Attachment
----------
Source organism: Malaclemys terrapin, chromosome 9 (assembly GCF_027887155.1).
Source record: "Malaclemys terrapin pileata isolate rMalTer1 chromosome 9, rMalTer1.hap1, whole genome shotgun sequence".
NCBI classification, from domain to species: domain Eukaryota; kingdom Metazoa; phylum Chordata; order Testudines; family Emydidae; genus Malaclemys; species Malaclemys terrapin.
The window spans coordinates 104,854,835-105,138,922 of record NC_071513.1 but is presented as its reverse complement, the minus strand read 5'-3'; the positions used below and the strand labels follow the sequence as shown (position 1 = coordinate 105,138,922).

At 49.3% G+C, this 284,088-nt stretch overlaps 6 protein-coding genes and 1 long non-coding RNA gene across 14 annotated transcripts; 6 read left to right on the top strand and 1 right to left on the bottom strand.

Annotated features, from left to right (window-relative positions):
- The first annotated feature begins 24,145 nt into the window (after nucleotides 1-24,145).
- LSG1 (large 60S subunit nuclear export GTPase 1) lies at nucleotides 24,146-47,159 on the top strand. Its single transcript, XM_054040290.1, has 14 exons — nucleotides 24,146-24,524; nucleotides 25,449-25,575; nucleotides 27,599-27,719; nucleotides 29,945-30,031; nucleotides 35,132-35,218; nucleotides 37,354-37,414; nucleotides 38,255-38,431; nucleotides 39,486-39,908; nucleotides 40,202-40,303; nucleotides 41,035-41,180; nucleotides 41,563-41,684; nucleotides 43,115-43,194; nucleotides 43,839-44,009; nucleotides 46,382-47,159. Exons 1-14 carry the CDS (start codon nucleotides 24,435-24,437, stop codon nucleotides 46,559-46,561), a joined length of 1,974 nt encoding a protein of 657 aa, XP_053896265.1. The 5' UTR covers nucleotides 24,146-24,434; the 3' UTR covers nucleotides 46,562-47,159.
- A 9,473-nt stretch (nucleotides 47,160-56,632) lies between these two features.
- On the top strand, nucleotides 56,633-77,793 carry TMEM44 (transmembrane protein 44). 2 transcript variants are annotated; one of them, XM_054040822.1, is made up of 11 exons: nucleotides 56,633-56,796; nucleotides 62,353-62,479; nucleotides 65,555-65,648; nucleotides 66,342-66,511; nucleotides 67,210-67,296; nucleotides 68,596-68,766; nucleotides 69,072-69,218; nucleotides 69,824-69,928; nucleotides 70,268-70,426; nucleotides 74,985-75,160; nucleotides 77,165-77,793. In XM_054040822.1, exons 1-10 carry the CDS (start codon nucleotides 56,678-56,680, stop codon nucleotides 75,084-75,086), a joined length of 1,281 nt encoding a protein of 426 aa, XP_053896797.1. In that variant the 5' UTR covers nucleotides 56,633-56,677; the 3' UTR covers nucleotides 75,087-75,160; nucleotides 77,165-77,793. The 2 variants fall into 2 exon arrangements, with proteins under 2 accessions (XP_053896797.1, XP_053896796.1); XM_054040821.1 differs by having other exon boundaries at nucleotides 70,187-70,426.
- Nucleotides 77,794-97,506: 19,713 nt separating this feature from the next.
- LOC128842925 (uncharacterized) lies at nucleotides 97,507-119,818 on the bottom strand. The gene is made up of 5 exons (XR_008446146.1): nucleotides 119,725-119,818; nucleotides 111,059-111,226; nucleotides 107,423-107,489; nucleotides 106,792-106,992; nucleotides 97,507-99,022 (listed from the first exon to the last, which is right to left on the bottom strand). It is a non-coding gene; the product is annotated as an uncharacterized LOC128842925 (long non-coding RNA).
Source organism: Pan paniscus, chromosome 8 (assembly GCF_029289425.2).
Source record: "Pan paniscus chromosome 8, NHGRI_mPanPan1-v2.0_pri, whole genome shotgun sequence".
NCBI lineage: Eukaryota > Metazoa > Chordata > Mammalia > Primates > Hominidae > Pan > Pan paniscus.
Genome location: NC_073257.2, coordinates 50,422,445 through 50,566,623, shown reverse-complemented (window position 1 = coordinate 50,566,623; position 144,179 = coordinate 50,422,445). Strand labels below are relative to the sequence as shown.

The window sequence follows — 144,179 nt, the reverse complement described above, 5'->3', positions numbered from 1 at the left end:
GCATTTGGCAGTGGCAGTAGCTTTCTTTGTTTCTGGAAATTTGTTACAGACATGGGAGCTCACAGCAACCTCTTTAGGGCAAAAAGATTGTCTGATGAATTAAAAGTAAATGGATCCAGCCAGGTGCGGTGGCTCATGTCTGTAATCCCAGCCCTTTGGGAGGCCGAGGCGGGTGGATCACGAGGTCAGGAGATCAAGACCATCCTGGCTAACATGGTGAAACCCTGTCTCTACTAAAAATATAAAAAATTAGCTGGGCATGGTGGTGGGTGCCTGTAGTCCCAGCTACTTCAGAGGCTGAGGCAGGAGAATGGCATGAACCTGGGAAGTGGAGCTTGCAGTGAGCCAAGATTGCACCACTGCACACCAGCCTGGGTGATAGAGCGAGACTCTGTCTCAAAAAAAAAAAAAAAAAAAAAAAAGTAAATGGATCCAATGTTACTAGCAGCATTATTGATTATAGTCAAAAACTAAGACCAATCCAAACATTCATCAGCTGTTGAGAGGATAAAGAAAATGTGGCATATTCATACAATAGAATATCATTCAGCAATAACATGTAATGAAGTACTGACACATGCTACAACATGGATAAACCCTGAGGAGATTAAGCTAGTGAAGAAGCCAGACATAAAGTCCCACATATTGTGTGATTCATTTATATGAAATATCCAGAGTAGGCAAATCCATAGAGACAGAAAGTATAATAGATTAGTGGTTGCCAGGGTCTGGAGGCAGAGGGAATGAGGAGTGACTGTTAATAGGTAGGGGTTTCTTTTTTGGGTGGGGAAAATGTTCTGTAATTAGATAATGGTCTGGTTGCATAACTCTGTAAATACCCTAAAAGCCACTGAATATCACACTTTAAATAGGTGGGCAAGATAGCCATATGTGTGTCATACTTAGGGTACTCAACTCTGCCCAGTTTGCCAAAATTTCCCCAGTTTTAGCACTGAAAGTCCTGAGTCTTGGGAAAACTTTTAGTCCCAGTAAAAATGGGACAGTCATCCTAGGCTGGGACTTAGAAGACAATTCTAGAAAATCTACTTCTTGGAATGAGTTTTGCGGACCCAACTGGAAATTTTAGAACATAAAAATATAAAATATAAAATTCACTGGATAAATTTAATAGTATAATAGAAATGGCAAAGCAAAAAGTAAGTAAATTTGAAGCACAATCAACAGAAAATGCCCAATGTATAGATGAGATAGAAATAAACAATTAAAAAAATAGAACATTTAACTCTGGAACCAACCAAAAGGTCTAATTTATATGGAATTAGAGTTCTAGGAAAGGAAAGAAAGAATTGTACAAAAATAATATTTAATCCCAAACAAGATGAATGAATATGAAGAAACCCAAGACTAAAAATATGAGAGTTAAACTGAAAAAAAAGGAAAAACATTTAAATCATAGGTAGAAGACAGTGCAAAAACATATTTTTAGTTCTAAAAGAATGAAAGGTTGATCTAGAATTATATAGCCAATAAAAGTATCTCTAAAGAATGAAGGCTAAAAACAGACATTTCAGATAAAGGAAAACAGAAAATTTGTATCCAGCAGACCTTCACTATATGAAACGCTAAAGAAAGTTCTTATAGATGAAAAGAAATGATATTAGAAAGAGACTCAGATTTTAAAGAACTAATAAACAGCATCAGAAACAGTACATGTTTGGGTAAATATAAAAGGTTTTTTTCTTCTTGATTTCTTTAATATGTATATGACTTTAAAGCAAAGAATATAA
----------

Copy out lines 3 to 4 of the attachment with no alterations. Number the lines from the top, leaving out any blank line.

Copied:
NCBI classification, from domain to species: domain Eukaryota; kingdom Metazoa; phylum Chordata; order Testudines; family Emydidae; genus Malaclemys; species Malaclemys terrapin.
The window spans coordinates 104,854,835-105,138,922 of record NC_071513.1 but is presented as its reverse complement, the minus strand read 5'-3'; the positions used below and the strand labels follow the sequence as shown (position 1 = coordinate 105,138,922).